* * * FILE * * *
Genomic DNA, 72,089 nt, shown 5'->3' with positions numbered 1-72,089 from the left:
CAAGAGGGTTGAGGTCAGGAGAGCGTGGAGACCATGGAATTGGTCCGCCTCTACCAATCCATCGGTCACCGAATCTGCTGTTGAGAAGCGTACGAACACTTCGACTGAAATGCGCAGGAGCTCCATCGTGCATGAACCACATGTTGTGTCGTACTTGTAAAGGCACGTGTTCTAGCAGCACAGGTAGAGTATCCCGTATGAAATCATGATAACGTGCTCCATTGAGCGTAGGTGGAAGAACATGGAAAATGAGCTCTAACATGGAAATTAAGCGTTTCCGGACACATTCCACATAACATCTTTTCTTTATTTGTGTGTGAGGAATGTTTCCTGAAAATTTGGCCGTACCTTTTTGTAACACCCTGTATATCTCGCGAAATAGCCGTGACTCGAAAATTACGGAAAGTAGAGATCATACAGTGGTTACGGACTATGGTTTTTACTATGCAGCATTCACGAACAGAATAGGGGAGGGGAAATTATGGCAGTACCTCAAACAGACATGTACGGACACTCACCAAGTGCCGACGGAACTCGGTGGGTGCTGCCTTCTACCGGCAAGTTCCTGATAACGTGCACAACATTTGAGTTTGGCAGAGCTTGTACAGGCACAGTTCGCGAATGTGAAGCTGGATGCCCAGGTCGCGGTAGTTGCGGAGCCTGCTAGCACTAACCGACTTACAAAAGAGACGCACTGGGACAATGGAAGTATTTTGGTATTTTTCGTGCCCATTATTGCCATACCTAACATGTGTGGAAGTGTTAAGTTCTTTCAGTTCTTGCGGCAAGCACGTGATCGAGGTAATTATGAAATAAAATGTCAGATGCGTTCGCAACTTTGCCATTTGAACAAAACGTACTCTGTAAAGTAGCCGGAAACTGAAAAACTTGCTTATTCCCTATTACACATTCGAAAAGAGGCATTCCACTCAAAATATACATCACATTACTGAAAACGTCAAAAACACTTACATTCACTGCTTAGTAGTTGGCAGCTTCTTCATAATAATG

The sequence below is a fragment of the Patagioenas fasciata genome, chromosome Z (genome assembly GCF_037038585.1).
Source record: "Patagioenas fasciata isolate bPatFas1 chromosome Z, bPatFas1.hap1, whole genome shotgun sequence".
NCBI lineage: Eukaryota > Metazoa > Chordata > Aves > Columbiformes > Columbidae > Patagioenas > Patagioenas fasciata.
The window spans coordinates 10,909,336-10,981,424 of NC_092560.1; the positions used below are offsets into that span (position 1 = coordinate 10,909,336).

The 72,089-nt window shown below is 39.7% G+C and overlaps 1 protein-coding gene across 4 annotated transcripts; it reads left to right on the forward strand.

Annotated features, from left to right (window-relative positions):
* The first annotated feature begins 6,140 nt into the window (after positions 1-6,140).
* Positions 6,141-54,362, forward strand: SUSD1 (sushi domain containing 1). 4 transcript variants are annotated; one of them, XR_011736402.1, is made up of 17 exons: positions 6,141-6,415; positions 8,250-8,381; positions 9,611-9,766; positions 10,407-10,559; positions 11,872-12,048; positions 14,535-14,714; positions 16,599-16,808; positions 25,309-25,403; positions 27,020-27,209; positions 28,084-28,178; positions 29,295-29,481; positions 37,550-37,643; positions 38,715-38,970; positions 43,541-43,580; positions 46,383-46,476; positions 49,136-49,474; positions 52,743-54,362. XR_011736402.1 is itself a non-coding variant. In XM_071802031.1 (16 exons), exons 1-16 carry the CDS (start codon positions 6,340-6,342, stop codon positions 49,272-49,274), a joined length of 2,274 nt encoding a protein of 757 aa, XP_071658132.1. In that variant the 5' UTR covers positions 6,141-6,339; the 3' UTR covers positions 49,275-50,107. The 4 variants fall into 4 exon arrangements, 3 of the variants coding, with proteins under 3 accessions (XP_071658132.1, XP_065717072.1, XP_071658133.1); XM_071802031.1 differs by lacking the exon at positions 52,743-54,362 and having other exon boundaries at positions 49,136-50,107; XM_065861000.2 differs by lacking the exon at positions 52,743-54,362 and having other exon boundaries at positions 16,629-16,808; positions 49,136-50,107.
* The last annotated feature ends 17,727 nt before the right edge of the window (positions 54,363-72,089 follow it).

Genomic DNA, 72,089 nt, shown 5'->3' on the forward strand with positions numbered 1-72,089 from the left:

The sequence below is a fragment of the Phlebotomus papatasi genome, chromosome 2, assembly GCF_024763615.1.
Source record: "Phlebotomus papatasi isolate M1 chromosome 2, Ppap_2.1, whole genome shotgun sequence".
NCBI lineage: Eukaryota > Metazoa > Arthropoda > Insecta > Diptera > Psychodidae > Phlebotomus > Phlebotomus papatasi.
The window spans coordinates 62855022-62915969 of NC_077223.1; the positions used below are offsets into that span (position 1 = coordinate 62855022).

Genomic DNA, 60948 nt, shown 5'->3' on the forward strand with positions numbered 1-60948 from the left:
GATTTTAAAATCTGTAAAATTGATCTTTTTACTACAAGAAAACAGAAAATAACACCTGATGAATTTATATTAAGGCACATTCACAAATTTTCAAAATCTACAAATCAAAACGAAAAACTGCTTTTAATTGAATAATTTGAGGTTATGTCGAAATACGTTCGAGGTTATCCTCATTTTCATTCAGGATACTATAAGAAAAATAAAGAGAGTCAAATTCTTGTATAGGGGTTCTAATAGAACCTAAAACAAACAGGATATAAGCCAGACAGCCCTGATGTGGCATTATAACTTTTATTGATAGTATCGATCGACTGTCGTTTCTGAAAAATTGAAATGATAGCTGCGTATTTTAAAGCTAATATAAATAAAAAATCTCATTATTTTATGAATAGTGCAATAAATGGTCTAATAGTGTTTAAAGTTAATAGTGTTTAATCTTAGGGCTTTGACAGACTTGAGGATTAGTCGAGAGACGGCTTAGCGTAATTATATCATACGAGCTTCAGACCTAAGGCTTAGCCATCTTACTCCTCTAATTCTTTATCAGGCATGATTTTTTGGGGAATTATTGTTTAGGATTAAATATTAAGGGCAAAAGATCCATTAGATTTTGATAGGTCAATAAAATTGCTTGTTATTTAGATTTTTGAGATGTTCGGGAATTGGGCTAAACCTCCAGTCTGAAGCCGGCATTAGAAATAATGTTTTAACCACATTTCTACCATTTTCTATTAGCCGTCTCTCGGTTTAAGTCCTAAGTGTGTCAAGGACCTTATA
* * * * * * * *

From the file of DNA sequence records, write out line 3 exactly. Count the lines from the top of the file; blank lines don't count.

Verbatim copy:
The sequence below is a fragment of the Patagioenas fasciata genome, chromosome Z (genome assembly GCF_037038585.1).